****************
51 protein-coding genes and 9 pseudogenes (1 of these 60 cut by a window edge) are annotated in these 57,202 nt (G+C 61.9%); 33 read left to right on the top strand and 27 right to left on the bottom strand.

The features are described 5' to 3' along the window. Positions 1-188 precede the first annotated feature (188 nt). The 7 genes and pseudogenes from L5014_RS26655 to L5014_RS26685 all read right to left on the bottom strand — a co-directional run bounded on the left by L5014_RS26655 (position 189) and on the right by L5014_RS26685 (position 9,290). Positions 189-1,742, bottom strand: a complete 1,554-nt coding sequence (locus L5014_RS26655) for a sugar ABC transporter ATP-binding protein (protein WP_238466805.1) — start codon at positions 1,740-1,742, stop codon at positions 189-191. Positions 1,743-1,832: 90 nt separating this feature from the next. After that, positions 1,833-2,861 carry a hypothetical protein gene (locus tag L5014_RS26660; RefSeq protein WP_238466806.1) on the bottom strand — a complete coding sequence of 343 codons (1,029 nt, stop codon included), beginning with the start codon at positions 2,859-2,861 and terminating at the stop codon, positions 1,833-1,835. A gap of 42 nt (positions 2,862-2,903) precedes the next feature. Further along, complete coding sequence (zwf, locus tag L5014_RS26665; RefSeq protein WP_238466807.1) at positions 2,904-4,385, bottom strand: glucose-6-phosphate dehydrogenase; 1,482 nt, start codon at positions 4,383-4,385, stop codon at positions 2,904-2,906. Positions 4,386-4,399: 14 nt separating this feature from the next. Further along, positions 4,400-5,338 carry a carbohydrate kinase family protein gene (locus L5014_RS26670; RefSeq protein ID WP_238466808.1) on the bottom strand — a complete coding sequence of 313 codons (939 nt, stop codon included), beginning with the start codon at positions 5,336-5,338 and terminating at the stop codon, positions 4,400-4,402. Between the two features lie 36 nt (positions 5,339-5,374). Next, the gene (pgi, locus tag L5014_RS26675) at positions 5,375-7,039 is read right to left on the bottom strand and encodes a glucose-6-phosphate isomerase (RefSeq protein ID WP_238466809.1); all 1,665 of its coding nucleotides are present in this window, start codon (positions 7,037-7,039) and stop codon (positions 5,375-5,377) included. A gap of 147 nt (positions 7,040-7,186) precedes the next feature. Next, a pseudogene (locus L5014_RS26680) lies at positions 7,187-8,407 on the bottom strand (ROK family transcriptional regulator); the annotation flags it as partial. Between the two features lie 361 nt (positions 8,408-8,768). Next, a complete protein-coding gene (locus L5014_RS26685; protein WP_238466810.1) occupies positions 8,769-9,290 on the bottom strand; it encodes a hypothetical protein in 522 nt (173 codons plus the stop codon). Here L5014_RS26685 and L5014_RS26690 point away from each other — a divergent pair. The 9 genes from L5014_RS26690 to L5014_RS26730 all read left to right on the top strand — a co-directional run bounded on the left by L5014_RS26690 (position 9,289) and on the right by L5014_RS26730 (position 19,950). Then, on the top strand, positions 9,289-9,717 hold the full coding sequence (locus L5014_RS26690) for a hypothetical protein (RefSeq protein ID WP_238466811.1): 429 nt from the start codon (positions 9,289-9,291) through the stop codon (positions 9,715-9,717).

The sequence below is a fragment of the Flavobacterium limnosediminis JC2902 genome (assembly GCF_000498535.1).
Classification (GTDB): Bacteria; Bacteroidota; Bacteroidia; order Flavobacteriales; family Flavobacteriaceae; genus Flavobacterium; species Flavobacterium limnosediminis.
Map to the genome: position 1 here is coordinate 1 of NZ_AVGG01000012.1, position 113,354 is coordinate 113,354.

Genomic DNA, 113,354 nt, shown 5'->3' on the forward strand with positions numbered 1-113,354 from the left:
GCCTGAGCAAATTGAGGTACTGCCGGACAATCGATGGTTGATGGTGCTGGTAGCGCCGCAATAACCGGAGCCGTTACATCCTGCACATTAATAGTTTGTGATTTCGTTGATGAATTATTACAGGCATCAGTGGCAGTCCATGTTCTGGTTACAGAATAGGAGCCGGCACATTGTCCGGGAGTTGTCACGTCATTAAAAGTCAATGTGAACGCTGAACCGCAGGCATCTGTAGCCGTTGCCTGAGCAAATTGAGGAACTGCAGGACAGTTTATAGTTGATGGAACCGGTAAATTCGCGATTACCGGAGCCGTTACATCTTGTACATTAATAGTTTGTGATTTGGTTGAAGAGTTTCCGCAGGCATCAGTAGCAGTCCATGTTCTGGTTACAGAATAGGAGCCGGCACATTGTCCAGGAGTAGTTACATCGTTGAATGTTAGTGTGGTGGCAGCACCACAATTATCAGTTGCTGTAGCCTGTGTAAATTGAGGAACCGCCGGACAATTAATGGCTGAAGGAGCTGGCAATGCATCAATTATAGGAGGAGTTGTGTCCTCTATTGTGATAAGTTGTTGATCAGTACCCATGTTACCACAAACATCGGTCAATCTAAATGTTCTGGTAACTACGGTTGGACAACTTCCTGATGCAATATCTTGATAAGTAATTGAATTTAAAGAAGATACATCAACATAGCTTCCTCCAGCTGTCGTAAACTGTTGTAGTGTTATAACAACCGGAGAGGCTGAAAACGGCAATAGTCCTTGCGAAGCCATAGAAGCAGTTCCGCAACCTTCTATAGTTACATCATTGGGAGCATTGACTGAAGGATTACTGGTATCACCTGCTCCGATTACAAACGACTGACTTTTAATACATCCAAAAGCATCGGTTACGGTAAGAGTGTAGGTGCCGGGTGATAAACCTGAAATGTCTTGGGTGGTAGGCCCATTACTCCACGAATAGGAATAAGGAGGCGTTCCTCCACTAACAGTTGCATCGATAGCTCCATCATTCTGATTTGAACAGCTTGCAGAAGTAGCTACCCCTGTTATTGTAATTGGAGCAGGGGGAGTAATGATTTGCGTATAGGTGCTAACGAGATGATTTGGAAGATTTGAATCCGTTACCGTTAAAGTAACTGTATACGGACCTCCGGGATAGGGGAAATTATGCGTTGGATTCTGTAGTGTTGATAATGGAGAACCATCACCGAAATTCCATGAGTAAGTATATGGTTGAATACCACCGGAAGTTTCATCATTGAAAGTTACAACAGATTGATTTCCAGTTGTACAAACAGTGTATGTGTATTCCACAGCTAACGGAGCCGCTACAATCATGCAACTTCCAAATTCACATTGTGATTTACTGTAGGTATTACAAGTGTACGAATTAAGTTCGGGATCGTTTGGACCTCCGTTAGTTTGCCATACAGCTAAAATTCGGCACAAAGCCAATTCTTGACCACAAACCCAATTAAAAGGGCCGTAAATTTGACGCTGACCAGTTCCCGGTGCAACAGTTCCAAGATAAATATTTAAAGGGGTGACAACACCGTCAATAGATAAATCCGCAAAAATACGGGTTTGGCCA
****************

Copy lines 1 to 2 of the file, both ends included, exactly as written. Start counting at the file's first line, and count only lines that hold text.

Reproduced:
51 protein-coding genes and 9 pseudogenes (1 of these 60 cut by a window edge) are annotated in these 57,202 nt (G+C 61.9%); 33 read left to right on the top strand and 27 right to left on the bottom strand.

The features are described 5' to 3' along the window. Positions 1-188 precede the first annotated feature (188 nt). The 7 genes and pseudogenes from L5014_RS26655 to L5014_RS26685 all read right to left on the bottom strand — a co-directional run bounded on the left by L5014_RS26655 (position 189) and on the right by L5014_RS26685 (position 9,290). Positions 189-1,742, bottom strand: a complete 1,554-nt coding sequence (locus L5014_RS26655) for a sugar ABC transporter ATP-binding protein (protein WP_238466805.1) — start codon at positions 1,740-1,742, stop codon at positions 189-191. Positions 1,743-1,832: 90 nt separating this feature from the next. After that, positions 1,833-2,861 carry a hypothetical protein gene (locus tag L5014_RS26660; RefSeq protein WP_238466806.1) on the bottom strand — a complete coding sequence of 343 codons (1,029 nt, stop codon included), beginning with the start codon at positions 2,859-2,861 and terminating at the stop codon, positions 1,833-1,835. A gap of 42 nt (positions 2,862-2,903) precedes the next feature. Further along, complete coding sequence (zwf, locus tag L5014_RS26665; RefSeq protein WP_238466807.1) at positions 2,904-4,385, bottom strand: glucose-6-phosphate dehydrogenase; 1,482 nt, start codon at positions 4,383-4,385, stop codon at positions 2,904-2,906. Positions 4,386-4,399: 14 nt separating this feature from the next. Further along, positions 4,400-5,338 carry a carbohydrate kinase family protein gene (locus L5014_RS26670; RefSeq protein ID WP_238466808.1) on the bottom strand — a complete coding sequence of 313 codons (939 nt, stop codon included), beginning with the start codon at positions 5,336-5,338 and terminating at the stop codon, positions 4,400-4,402. Between the two features lie 36 nt (positions 5,339-5,374). Next, the gene (pgi, locus tag L5014_RS26675) at positions 5,375-7,039 is read right to left on the bottom strand and encodes a glucose-6-phosphate isomerase (RefSeq protein ID WP_238466809.1); all 1,665 of its coding nucleotides are present in this window, start codon (positions 7,037-7,039) and stop codon (positions 5,375-5,377) included. A gap of 147 nt (positions 7,040-7,186) precedes the next feature. Next, a pseudogene (locus L5014_RS26680) lies at positions 7,187-8,407 on the bottom strand (ROK family transcriptional regulator); the annotation flags it as partial. Between the two features lie 361 nt (positions 8,408-8,768). Next, a complete protein-coding gene (locus L5014_RS26685; protein WP_238466810.1) occupies positions 8,769-9,290 on the bottom strand; it encodes a hypothetical protein in 522 nt (173 codons plus the stop codon). Here L5014_RS26685 and L5014_RS26690 point away from each other — a divergent pair. The 9 genes from L5014_RS26690 to L5014_RS26730 all read left to right on the top strand — a co-directional run bounded on the left by L5014_RS26690 (position 9,289) and on the right by L5014_RS26730 (position 19,950). Then, on the top strand, positions 9,289-9,717 hold the full coding sequence (locus L5014_RS26690) for a hypothetical protein (RefSeq protein ID WP_238466811.1): 429 nt from the start codon (positions 9,289-9,291) through the stop codon (positions 9,715-9,717).